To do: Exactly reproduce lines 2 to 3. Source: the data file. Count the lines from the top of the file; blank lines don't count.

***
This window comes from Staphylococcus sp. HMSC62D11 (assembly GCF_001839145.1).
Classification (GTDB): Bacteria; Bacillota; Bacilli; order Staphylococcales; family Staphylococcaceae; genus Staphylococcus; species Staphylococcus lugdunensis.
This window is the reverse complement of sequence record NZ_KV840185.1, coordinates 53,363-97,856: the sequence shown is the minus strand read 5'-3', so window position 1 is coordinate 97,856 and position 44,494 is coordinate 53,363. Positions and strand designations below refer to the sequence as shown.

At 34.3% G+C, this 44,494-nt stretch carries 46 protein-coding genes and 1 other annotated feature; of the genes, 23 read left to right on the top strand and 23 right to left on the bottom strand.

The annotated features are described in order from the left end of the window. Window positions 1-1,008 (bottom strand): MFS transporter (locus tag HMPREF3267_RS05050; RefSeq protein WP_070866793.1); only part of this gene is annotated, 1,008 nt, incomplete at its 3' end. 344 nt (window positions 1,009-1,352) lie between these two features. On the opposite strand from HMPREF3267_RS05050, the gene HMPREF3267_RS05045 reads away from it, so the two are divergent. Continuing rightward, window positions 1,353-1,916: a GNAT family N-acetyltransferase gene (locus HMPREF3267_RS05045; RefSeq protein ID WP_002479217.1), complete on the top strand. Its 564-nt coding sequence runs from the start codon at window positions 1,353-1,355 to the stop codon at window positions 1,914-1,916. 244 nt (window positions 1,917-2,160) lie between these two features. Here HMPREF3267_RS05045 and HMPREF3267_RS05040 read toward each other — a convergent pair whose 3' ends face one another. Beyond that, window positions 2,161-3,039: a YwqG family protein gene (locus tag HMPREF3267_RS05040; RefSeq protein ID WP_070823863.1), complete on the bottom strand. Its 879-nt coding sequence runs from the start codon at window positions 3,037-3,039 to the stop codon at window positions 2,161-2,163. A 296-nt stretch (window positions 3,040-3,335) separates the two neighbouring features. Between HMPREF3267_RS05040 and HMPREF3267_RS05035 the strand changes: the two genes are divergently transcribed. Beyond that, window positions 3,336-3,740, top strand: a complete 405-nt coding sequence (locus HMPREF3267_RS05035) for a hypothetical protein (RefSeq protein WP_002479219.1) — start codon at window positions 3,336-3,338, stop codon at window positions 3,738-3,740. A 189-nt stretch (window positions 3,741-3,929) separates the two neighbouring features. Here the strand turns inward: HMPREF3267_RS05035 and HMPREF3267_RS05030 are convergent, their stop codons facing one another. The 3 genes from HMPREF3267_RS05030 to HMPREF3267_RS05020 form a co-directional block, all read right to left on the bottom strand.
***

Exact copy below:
Classification (GTDB): Bacteria; Bacillota; Bacilli; order Staphylococcales; family Staphylococcaceae; genus Staphylococcus; species Staphylococcus lugdunensis.
This window is the reverse complement of sequence record NZ_KV840185.1, coordinates 53,363-97,856: the sequence shown is the minus strand read 5'-3', so window position 1 is coordinate 97,856 and position 44,494 is coordinate 53,363. Positions and strand designations below refer to the sequence as shown.